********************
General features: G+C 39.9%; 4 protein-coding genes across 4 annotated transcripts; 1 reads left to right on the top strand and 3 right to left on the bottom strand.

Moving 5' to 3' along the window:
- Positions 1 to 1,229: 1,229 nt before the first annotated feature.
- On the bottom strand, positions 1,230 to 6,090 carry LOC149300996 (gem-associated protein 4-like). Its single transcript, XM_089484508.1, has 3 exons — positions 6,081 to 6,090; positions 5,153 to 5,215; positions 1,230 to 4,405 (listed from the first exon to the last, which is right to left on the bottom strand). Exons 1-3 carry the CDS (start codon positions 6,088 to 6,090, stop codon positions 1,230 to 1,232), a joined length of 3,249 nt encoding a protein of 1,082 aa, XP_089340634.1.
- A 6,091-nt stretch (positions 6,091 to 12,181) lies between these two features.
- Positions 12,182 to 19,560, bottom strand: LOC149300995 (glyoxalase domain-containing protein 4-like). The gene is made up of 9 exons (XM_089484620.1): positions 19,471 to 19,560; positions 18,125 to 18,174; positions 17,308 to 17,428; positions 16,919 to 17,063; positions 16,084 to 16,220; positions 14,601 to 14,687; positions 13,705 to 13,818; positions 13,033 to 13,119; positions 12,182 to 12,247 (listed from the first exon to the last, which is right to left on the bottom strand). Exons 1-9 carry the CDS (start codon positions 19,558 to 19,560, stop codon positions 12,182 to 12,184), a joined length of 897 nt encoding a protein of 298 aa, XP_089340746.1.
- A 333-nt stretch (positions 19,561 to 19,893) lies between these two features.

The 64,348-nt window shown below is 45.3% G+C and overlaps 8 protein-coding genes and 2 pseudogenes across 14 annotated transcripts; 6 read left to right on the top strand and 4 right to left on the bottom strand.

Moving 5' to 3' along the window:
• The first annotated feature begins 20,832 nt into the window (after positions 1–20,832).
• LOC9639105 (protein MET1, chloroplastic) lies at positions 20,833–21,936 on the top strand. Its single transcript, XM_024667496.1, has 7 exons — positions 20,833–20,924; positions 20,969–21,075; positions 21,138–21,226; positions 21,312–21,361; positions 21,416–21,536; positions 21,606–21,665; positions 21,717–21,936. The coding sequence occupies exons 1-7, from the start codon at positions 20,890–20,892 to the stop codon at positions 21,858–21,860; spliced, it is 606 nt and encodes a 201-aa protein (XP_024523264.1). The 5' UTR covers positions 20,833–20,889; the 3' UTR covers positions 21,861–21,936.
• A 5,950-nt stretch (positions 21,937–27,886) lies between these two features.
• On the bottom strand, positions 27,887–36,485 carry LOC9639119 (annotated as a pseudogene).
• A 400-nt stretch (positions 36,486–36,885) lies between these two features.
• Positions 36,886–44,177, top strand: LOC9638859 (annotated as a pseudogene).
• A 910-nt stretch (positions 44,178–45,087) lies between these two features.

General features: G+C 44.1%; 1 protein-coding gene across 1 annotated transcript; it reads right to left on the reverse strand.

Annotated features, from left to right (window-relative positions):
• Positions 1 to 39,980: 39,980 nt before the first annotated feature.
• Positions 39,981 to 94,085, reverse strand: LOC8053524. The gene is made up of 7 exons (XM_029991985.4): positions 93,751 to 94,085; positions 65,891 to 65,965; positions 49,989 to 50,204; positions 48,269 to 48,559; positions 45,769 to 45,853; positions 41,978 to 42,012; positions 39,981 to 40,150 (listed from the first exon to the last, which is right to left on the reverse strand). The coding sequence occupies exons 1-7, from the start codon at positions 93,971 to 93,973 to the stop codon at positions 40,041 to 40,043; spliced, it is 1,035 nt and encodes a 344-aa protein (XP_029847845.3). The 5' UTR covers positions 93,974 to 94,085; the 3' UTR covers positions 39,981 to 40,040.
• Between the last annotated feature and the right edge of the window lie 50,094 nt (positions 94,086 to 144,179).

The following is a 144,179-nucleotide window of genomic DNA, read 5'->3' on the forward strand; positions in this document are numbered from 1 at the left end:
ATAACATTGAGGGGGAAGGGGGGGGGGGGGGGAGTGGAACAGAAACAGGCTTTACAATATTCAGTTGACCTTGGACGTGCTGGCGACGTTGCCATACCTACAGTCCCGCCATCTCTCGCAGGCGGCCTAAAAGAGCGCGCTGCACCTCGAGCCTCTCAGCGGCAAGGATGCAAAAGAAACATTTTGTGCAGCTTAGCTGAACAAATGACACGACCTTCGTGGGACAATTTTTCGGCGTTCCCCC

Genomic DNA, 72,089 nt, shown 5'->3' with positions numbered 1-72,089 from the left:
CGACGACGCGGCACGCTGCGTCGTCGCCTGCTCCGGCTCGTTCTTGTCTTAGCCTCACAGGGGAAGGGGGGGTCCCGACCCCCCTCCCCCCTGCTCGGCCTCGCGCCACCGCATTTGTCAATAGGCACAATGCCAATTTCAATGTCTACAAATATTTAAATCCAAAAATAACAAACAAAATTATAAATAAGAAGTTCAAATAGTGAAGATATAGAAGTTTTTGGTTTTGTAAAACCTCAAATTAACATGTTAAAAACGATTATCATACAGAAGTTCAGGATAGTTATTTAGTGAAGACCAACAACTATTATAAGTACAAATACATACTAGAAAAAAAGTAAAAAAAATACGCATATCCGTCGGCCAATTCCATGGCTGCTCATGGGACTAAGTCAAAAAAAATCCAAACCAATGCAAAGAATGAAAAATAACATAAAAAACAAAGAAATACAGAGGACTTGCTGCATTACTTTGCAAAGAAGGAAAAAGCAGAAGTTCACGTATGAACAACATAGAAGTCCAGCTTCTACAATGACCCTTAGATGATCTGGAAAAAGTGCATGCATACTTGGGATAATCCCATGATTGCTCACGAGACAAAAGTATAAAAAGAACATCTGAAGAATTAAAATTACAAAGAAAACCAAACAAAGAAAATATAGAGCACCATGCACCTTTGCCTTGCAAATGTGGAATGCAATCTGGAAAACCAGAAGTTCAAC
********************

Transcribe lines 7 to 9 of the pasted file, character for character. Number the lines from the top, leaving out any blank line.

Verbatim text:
- A 333-nt stretch (positions 19,561 to 19,893) lies between these two features.

The 64,348-nt window shown below is 45.3% G+C and overlaps 8 protein-coding genes and 2 pseudogenes across 14 annotated transcripts; 6 read left to right on the top strand and 4 right to left on the bottom strand.

Moving 5' to 3' along the window: